Landmark transmission reform could dramatically speed US energy transition

The Federal Energy Regulatory Commission on Monday issued a sweeping reform to transmission grid planning, one that proponents say is a major, much-needed win for the effort to transition the country’s power sector away from fossil fuels.

FERC’s action was praised by clean energy and climate advocates, who’ve been pushing the agency for years to craft a ​“strong rule” around long-term planning, with provisions they say are vital to build the tens of billions of dollars of new high-voltage power lines necessary to meet the country’s energy goals. They say the new rules will allow the U.S. to connect gigawatts of new clean energy projects to the grid, reduce power costs, and improve grid reliability across the country.

But critics — including Republican FERC Commissioner Mark Christie, who voted against the rule, in opposition to fellow commissioner Allison Clements and FERC chair Willie Phillips, both Democrats — say that the order abrogates key state authority to the federal government and that it will face serious challenges in court. Legal experts say the rule could be vulnerable to being overturned by legal challenges if it ends up in front of a court that favors the so-called major questions doctrine.

In the face of these critiques, Phillips and Clements insisted that the new long-term transmission planning rules — including a provision that will make it harder for individual states to opt out of paying for transmission upgrades — are far less costly than sticking with the status quo. Clements has called the current way of planning new power lines ​“piecemeal,” and both she and Phillips have warned that it is untenable given the challenges the country’s grid faces.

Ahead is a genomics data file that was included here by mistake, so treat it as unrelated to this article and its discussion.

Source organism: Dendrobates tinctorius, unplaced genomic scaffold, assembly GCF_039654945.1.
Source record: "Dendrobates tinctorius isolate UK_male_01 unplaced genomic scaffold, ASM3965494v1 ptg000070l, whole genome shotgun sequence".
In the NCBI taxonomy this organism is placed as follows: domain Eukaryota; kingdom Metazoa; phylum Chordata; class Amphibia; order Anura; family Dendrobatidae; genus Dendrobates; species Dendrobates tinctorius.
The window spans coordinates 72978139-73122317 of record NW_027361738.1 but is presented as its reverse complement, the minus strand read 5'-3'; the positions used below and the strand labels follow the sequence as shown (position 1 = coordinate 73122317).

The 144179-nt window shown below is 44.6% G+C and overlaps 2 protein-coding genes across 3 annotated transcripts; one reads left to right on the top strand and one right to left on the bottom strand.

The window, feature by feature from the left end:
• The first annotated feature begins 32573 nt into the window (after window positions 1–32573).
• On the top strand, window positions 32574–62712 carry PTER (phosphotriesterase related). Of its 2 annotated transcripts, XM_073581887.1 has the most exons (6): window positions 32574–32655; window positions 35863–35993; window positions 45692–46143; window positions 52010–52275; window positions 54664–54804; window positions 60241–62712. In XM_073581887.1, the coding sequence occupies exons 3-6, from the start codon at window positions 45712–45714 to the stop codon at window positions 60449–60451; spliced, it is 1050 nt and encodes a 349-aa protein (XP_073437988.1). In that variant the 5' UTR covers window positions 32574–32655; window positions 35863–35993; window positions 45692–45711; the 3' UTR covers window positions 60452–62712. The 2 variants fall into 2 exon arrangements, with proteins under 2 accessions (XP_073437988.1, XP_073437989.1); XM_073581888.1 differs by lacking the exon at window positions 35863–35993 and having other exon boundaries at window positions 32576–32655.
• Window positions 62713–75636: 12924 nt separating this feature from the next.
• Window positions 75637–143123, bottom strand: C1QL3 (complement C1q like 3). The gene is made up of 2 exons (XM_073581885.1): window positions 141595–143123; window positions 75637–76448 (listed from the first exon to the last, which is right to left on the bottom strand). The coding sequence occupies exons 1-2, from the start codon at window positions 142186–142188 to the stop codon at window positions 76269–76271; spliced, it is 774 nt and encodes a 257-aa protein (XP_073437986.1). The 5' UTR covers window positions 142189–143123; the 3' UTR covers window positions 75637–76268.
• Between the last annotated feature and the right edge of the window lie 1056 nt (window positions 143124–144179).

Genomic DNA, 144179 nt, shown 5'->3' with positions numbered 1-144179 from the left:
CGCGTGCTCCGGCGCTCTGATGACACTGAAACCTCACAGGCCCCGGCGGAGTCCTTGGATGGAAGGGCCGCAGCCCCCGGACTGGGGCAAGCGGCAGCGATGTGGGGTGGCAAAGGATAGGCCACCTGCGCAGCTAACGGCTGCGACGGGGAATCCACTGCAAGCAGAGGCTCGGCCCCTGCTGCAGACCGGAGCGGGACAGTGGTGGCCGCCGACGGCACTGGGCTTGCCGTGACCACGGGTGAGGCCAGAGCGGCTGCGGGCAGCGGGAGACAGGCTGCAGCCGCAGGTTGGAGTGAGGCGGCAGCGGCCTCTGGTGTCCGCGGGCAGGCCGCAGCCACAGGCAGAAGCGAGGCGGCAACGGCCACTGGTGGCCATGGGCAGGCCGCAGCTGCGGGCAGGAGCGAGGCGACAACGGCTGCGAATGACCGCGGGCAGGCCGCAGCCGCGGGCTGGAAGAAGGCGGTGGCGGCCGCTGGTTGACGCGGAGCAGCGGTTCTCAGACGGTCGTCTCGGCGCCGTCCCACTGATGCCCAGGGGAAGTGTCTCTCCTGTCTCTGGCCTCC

Those challenges go beyond the urgent need to eliminate carbon emissions from the power sector. The country also faces increasing blackout risks — a product of more extreme weather as well as an inability to build and connect clean energy projects fast enough to replace economically uncompetitive fossil-fueled power plants.

“We are at a transformational moment for the electric grid, with phenomenal load growth from a domestic manufacturing boom, unprecedented construction of data centers fueling an AI revolution, and ever-expanding electrification,” Phillips said during Monday’s meeting. ​“At the same time, the resource mix is at an inflection point, with aging infrastructure, economics, and state policies leading resources to retire.”

“On top of all of this, extreme weather events have become the norm, and the electric grid is routinely being pushed to the brink,” he said. ​“Yet in the face of these challenges, high-voltage power line construction has declined to a record low in 2022.”

The sluggish buildout of new power lines is a key hurdle facing the U.S. energy transition. The volume of clean energy projects waiting to plug into the power grid is at a record high, in large part because the transmission capacity needed to bring more wind, solar, and battery storage projects online simply doesn’t exist.

Much more about the FERC rule in the article.

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